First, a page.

What To Do Before & After A Collision

Know your (vehicle's) rights!

By Kathy Sena

Everyone loves a winter wonderland. But each time it snows, car accidents increase. So before you set out on the road this season, make sure you’re prepared in case of a collision: Know what to secure from your insurance company beforehand, whom to call if it happens, and what exactly to demand when you need to get your vehicle repaired. That way you’ll be able to protect yourself even when you’re most stressed—and get back to your adventures that much faster.


- Choose the right auto insurance. Check your current policy: If Genuine Ford Original Equipment collision replacement parts aren’t included, ask if your agent can add a rider covering them. If the answer is no, shop around for a new policy that does cover original Ford replacement parts. This is not where you want to compromise, because aftermarket or counterfeit parts could actually end up costing you more money in the long run.

- Find a reputable body shop. Just like having a trusted doctor lined up before you ever get sick, establishing this relationship now will help ease your mind in case of an accident. To find Ford or Lincoln dealerships that have collision repair shops, as well as recognized independent repair facilities that are part of the Ford National Body Shop program, use the Ford Body Shop Locator: Just type in your ZIP code and check the box for “Collision General Repair.” Or ask your local dealership—along with your friends and family members—for recommendations. Then call your top picks and ask about training, certifications and qualifications, and find out their stance on using original parts.

- Keep your auto insurance card and a camera handy. You’ll have to show the card to police as well as to any other drivers involved in a collision—don’t be the person rummaging through the glove compartment for 10 minutes while everyone is waiting. Instead, keep the card near your driver’s license in your wallet. Also, if your cell phone doesn’t have a camera, store a disposable one in your vehicle to document damage.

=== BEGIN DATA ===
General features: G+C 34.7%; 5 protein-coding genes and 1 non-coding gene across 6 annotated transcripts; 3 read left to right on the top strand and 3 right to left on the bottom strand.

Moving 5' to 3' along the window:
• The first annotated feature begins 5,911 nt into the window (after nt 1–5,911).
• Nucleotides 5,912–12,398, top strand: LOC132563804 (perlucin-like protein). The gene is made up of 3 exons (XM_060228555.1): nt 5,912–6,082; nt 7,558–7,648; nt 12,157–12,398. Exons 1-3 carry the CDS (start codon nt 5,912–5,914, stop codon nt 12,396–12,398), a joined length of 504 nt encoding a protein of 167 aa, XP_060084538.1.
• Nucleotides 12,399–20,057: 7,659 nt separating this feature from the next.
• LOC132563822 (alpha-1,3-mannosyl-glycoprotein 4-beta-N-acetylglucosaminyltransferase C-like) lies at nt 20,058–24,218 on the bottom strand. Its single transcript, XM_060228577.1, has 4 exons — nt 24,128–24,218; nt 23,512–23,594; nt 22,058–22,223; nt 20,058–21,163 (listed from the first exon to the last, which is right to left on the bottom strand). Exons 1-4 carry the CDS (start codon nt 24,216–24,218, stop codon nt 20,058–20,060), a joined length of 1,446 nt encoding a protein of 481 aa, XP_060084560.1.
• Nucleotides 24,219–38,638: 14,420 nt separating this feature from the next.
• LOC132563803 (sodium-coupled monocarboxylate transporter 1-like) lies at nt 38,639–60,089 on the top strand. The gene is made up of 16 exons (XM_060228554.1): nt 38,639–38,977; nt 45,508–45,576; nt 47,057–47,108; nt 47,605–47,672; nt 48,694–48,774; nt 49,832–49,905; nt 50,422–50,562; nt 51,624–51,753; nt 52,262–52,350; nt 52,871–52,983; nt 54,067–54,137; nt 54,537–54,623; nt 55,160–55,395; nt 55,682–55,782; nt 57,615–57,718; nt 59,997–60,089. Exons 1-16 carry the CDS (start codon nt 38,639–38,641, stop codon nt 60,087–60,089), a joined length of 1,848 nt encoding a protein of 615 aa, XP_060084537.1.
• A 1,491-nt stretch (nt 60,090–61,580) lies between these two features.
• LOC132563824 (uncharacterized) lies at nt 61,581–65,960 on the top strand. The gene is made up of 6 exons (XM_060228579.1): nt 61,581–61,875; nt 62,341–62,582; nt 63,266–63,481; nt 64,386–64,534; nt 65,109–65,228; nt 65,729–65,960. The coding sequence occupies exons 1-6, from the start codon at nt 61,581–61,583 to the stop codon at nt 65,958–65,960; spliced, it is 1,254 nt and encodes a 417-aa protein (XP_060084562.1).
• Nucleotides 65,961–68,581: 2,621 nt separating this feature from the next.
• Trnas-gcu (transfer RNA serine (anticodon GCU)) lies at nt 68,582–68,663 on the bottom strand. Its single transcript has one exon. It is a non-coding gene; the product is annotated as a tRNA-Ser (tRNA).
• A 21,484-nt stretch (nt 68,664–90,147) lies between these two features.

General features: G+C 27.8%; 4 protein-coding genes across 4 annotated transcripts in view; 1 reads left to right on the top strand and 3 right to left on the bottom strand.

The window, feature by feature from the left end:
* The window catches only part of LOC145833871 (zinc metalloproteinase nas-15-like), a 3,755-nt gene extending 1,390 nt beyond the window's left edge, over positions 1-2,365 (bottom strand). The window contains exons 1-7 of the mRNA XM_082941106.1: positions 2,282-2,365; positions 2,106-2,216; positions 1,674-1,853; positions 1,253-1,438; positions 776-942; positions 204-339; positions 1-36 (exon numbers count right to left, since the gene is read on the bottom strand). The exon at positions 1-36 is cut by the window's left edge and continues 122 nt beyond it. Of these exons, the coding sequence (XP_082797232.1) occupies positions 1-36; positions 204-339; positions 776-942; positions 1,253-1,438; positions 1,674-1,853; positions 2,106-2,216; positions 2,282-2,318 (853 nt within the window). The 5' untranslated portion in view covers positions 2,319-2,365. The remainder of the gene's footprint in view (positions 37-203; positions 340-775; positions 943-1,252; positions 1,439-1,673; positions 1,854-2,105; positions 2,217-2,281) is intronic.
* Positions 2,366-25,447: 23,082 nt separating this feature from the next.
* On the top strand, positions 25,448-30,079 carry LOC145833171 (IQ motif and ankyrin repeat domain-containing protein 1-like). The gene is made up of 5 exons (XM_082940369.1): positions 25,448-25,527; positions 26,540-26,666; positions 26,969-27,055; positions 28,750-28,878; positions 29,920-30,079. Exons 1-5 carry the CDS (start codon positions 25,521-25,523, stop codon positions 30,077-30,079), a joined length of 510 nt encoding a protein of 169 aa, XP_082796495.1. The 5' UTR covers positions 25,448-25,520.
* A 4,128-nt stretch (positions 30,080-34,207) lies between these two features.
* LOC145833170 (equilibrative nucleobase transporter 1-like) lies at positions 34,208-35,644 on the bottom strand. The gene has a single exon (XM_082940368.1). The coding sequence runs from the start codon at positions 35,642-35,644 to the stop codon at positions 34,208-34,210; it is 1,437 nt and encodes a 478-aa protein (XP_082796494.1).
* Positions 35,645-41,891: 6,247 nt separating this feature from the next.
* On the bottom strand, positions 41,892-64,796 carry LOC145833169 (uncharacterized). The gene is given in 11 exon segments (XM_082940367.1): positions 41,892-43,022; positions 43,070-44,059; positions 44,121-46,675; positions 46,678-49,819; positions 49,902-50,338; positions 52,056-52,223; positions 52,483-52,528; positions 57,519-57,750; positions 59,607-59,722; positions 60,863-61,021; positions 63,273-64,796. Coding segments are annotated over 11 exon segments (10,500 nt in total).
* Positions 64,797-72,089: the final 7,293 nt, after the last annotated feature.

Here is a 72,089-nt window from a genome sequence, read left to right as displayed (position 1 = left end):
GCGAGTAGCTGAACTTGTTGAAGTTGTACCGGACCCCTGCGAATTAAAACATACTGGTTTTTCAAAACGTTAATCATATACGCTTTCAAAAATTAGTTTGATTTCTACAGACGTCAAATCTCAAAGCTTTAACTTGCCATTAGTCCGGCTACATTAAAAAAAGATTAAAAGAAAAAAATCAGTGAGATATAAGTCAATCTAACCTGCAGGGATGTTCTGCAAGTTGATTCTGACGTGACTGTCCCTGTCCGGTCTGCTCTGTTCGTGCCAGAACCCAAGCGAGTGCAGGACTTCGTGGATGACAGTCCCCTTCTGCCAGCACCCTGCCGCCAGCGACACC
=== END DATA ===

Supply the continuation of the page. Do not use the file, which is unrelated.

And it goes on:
- At the scene, remain calm. Just remember these important basics and you should be set: Get off the road and out of traffic, but stay at the site. Make sure everyone involved is okay, then call 911 to file a report. Collect insurance information from all involved parties. Photograph the damage. Arrange for a tow if your car isn’t drivable. Notify your insurance company.

- Decide on a body shop. You don’t have to go with the one your insurance company recommends. Be sure to use a shop that you trust and which uses original new Ford equipment for repairs. Ideally you’ve already established a relationship with a great shop, but if not, try the Ford Body Shop Locator: Type in your ZIP, check “Collision General Repair,” and find out what’s near you.

- Feel free to get multiple repair estimates. You have the right to compare estimates, so don’t sign anything or release your vehicle until you are completely comfortable with the estimate and agreement. Make sure your contract states in writing that original Ford replacement parts will be used. Damage to your vehicle caused by faulty aftermarket parts may not be covered by your new-vehicle warranty.

- Ask about repair time. Expect longer waits with aftermarket, salvage or counterfeit parts, which may require modifications in order to fit. Original Ford replacement parts are readily available at thousands of Ford dealerships, ensuring fast delivery times.

-Take a deep breath. At this point you’ve done everything right—and you should get your car back soon.


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